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Home arrow Opinion arrow GARDEN GUIDE: Before you head out, get indoor plants ready

GARDEN GUIDE: Before you head out, get indoor plants ready

Before we put the spring growing season into full gear, this is a good time to take stock of your indoor plants.  

February is the month when you need to begin the addition of fertilizer to all your potted plants, but at half strength only. For cacti and succulents a good recommendation is one quarter strength but make sure you use only fertilizer specifically for these types of plants. Normal houseplant fertilizer contains too much nitrogen for your succulents. Even diluted, the chemistry won’t yield proper succulent growth.

My indoor water plants are beginning to grow. They spend the summers on the deck and are brought inside to an unheated utility room to spend the winter, barrel and all. My pre-winter maintenance lacked in getting them inside before their water solidly froze so it was good to see the new growth.  If you’ve left yours outside and wonder if they are alive, their dormancy will have lasted longer than those brought indoors so don’t worry unless, by the middle of April, they haven’t started to grow.

If at all possible now is also the time to shower your indoor plants with slightly warm water. It removes all the winter build-up of dust, dander and any ash from wood stoves.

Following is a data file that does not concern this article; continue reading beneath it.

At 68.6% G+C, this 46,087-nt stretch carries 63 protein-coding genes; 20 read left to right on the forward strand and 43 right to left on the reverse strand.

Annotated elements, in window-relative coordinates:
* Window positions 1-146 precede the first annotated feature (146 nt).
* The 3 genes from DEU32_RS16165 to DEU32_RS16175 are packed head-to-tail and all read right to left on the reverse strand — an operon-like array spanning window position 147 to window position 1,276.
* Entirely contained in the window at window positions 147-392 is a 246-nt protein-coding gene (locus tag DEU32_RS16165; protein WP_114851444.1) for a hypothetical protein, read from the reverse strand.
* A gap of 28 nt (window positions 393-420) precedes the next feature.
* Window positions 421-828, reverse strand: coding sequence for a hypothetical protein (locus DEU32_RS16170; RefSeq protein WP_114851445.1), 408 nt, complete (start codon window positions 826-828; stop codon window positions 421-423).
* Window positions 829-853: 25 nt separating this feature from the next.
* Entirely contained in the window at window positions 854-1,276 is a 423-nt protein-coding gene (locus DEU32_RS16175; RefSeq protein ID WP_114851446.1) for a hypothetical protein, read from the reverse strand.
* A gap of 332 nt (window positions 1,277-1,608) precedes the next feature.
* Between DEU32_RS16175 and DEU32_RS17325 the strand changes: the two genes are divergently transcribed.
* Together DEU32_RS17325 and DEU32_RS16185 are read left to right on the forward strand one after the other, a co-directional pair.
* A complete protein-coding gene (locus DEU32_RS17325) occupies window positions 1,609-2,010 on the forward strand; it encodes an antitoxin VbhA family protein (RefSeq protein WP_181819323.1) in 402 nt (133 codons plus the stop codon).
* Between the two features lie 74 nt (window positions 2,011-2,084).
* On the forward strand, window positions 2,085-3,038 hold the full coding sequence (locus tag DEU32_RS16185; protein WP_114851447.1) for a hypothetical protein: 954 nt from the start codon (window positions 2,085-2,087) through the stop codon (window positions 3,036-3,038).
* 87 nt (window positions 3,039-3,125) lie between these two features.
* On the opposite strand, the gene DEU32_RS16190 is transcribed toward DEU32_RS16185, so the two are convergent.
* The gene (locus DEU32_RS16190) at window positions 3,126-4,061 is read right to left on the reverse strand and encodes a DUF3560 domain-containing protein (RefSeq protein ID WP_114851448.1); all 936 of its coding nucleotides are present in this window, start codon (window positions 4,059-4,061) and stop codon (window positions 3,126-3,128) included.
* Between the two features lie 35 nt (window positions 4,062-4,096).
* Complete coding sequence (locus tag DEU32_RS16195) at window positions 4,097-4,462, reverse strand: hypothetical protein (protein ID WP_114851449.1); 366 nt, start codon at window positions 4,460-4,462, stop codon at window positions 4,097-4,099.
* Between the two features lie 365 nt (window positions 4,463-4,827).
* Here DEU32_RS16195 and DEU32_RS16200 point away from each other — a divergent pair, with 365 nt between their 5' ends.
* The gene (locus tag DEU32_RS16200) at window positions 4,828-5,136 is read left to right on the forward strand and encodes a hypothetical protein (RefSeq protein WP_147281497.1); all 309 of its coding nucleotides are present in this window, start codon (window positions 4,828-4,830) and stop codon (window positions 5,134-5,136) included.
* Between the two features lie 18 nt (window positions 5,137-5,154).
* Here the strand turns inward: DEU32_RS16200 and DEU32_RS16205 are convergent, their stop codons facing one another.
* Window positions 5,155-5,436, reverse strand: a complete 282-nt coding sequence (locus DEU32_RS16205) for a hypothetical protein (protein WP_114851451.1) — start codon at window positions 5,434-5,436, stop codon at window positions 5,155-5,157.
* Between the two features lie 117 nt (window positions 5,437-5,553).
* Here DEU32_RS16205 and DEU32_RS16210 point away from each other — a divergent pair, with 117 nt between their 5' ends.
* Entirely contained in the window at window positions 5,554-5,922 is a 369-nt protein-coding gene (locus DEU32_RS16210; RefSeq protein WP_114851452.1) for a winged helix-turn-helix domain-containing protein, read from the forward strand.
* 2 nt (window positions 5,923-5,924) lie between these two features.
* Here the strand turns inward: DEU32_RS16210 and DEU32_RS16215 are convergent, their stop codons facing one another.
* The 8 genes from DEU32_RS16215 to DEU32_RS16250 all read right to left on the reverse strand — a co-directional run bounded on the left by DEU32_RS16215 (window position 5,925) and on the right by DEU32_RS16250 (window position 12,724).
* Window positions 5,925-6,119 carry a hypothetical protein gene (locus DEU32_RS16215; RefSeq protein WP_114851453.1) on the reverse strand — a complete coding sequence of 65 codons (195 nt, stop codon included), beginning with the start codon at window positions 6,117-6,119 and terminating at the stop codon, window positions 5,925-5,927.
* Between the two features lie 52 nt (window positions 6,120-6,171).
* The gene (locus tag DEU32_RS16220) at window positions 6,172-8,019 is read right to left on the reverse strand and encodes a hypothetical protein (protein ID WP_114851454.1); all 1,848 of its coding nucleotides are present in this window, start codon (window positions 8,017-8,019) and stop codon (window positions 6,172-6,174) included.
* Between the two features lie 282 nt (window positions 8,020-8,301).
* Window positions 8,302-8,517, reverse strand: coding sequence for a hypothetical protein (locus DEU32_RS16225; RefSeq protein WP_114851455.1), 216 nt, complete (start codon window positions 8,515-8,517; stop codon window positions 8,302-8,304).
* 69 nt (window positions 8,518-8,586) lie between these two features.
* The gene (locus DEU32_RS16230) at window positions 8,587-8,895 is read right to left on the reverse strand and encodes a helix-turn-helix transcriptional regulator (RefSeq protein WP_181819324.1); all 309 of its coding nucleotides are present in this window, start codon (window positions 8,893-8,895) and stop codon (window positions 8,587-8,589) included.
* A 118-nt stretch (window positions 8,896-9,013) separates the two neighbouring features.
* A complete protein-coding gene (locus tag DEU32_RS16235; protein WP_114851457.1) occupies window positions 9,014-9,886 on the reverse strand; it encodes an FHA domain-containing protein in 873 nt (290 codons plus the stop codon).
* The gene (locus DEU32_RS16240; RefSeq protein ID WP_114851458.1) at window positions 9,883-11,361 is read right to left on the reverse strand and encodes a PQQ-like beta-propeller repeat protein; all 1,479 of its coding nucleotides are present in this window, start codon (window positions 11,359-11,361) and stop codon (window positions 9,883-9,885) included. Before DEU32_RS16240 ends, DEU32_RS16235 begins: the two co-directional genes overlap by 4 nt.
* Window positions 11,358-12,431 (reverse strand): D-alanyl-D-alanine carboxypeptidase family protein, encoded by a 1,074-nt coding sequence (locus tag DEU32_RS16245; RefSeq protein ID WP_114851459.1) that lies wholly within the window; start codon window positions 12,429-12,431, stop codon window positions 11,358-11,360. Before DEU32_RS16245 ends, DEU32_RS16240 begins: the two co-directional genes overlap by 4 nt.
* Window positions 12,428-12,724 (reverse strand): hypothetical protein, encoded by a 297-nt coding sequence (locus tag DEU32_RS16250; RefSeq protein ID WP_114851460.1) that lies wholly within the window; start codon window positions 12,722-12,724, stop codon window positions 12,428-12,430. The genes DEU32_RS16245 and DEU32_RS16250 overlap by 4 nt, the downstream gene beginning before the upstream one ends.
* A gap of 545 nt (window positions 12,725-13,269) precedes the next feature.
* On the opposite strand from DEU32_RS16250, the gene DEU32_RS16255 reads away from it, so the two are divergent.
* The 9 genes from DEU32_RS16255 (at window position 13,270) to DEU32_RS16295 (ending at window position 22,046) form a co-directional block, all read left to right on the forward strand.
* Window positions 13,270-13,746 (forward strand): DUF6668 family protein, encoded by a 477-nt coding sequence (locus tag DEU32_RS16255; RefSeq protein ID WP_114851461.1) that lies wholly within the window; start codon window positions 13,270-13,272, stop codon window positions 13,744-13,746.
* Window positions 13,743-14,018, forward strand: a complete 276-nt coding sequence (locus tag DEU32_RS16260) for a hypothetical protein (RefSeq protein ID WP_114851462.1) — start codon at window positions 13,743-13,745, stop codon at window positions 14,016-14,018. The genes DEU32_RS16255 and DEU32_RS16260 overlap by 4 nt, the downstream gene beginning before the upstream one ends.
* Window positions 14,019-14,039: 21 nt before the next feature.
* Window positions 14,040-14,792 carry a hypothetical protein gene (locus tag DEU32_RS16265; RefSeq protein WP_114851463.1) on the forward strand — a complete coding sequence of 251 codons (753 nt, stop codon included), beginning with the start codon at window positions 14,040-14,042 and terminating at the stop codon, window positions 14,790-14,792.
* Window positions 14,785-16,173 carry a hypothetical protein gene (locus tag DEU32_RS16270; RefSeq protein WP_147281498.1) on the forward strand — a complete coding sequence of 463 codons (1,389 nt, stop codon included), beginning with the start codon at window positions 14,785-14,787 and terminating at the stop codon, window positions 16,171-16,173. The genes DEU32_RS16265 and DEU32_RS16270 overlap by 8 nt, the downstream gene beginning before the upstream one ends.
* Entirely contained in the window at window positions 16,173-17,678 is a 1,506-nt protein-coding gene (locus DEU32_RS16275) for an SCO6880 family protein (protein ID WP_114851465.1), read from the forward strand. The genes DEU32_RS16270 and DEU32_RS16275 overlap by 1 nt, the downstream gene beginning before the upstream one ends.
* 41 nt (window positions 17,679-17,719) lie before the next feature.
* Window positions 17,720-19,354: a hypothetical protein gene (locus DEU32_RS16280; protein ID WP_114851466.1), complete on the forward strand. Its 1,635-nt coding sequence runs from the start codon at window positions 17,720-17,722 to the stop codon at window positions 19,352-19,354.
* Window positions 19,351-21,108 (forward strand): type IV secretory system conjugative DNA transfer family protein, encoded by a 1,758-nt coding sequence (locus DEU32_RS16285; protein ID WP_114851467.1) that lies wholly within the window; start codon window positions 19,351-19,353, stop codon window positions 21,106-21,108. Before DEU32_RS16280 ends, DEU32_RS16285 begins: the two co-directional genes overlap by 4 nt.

Although most of us in our tri-county region have what is considered “hard” water, I have not seen any evidence of spotting on the plants I shower. Some of my indoor plants are simply too large to tote back and forth to the tub but they usually benefit from a “canned air” dusting. If you use canned air, hold the nozzle at least six inches from the plant, as the compressed air can cause freezing of the foliage if held too close.

If you are starting seeds indoors remember they will need bottom heat to properly germinate. Even if you have your seed-starting trays on a sunny window sill, without bottom heat to maintain a constant temperature, your germination rate will still be inconsistent and painfully slow.

Don’t forget the wealth of information that is available for free from the Extension Service website. This is for all types of gardening, farming and orchard growing. Simply go to extension.oregonstate.edu. While there are some publications that have a cost, most of the information on their web site is not only free but timely and informative.

We are fortunate to have so much shared knowledge at our access.  There are also ideas for engaging children in gardening, insect information and tips on canning, freezing or drying food.

Until next time, enjoy planning this year’s best garden ever! 

 
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